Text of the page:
Challenges for Indian Enterprises in Security Implementation
India is waking up to the need for, and challenges in, implementing cyber-security. The National Cyber Security Policy of 2013 is a step in that direction. Indian enterprises too, have realized the implications of ineffective info-security measures. What was once a mere check in the box meant solely to appease compliance norms has today emerged as a top agenda in the boardroom.
While awareness for cyber-security is on the rise, with government, organizations and even consumers recognizing the need for robust security measures, implementing cyber-security is not easy. Let us consider this from an organisation’s perspective –
India has a unique dichotomy – for a nation renowned for its prowess in information technology and the large body of educated youth it churns out, there are still many areas around the country that are still developing, which are still some time away from broadband internet & consumer IT infrastructure.
The number of active Internet users in urban centres is estimated at 141 million in December 2013, according to the I-Cube report released by IAMAI and IMRB. This is nearly double that of the rural users.
o Many of these areas have gone past the PC-era, and graduated to the world of mobile Internet. In Rural India, 70% of the active Internet users also access Internet using mobile phones, while 32% use internet only through mobile, the report suggests.
o For many others, the quintessential cyber-café is still the most reliable method to get online. The report revealed that 40% of active Internet users in rural India still rely on community service centres and cyber-cafes. On the other hand, some of India’s largest cities are readying for the 4G and LTE wave!
There is no denying that the Internet landscape in India is heterogeneous.
But that’s not all – Internet usage in the country is also on a rapid growth trajectory. India and China, together, are expected to add more than 400mn new users of internet-enabled phones to the global network, vaulting India ahead of the US to make it the second-largest country for smartphone use in the world. In fact, the same report by IAMAI & IMRB estimated that by June 2014, India will have 243 million Internet users, at which point of time, it was expected to overtake the US as the second largest overall Internet base in the world.
In a market that is as heterogeneous, fast-paced and vibrant as India, large enterprises with a widespread clientele must think of a security solution that can secure digital experience across form factors and access points. One which is future-proof and can keep pace with a growing population of Internet users.
The Indian Internet landscape is not the only rapidly evolving phenomenon – the state of security itself is quite dynamic. Newer, more sophisticated attacks emerge every day, even as security systems that were once considered unconquerable are rendered obsolete. The security landscape is more webbed and complex than it was a few years ago, advanced persistent threats including zero day attacks, dynamic Trojans, stealth bots, different types of phishing & pharming, Man-in-the-Middle (MITM), Man-in-the-Browser (MITB) and Man-on-the-Machine (MOTM).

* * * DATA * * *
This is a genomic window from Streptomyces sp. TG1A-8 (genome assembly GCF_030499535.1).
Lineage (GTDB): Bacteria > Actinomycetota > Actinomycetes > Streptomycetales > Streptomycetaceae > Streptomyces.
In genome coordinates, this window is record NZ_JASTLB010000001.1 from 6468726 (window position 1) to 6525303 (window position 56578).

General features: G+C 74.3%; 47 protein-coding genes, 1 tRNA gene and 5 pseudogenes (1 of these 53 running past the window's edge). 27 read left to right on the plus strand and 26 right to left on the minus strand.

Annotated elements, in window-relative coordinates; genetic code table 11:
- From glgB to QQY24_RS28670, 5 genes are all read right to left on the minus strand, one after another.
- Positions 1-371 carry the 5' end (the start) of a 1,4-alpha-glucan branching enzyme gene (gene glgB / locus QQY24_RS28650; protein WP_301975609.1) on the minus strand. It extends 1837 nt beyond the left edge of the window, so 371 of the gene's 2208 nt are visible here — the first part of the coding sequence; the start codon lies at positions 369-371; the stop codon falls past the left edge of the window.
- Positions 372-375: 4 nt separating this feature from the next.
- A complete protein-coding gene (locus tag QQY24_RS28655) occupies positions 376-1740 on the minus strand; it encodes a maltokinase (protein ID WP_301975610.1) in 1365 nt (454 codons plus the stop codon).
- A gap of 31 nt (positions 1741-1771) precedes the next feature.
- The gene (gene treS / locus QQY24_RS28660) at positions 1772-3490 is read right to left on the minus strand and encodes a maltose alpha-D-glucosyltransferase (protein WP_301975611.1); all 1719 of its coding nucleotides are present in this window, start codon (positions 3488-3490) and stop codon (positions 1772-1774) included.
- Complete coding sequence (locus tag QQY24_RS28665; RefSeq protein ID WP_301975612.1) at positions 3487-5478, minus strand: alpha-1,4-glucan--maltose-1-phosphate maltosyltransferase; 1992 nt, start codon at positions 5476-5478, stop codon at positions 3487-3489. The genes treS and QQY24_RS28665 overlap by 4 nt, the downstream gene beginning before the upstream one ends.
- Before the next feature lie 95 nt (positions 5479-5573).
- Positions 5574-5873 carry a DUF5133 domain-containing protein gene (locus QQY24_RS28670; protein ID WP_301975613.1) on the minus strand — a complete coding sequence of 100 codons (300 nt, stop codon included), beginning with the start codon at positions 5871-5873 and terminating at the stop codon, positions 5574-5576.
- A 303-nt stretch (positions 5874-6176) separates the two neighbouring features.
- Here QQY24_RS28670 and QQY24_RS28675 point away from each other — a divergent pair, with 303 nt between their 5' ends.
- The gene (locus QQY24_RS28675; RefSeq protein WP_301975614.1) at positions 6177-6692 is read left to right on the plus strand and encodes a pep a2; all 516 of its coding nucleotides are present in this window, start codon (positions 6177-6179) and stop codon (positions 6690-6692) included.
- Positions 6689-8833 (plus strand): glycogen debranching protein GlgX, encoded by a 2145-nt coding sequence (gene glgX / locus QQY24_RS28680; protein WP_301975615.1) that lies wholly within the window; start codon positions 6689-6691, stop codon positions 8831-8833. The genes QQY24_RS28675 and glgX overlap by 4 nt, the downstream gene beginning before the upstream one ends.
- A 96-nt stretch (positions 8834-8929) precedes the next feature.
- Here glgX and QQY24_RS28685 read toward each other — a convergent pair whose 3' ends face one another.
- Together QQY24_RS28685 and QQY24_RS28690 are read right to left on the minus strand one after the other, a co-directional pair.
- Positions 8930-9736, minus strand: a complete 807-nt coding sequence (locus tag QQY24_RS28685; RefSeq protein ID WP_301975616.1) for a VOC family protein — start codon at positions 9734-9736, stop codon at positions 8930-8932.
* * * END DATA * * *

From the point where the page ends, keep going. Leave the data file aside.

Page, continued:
The cyber-security challenge before enterprises today is, therefore, two-fold. The question that enterprises need to address is whether their security measures are capable of keeping pace not only with (a) the constantly growing mass of active internet users in the country, but also with (b) the ever-evolving cyber-threat landscape.
The multitude of user types, devices, network access points, with scores of technology platforms as well as enterprise application deployment structures available makes it a nightmare for an organization’s security team to secure everyone under a unified security umbrella. CIOs, CTOs and CISOs are grappling with highly complex and costly security architectures, which do not scale to large number of users without compromising on security.
Contemporary security solutions in the market fail to address the problem completely. Some of them do not provide the required level of security since they work over the highly insecure public Internet. Others like VPN’s are very expensive and need a large investment to accommodate more users, and are unfeasible to be scaled beyond a certain mass and segment of users. As the enterprises keep on adding safety locks, complexity of underlying architecture rises constantly.
The current situation calls for solutions that simplify as well as unify security architecture. Organizations need to take the first step in adopting any security solution: acknowledge the complexity and diversity that exists both among the external environment (users who are customers and partners) as well as within the organizations.
In conclusion, there is the need for more concerted and synergistic efforts at industry-level to overcome challenges and seek joint solutions to the ever-evolving, rapidly growing concern of cyber-security.
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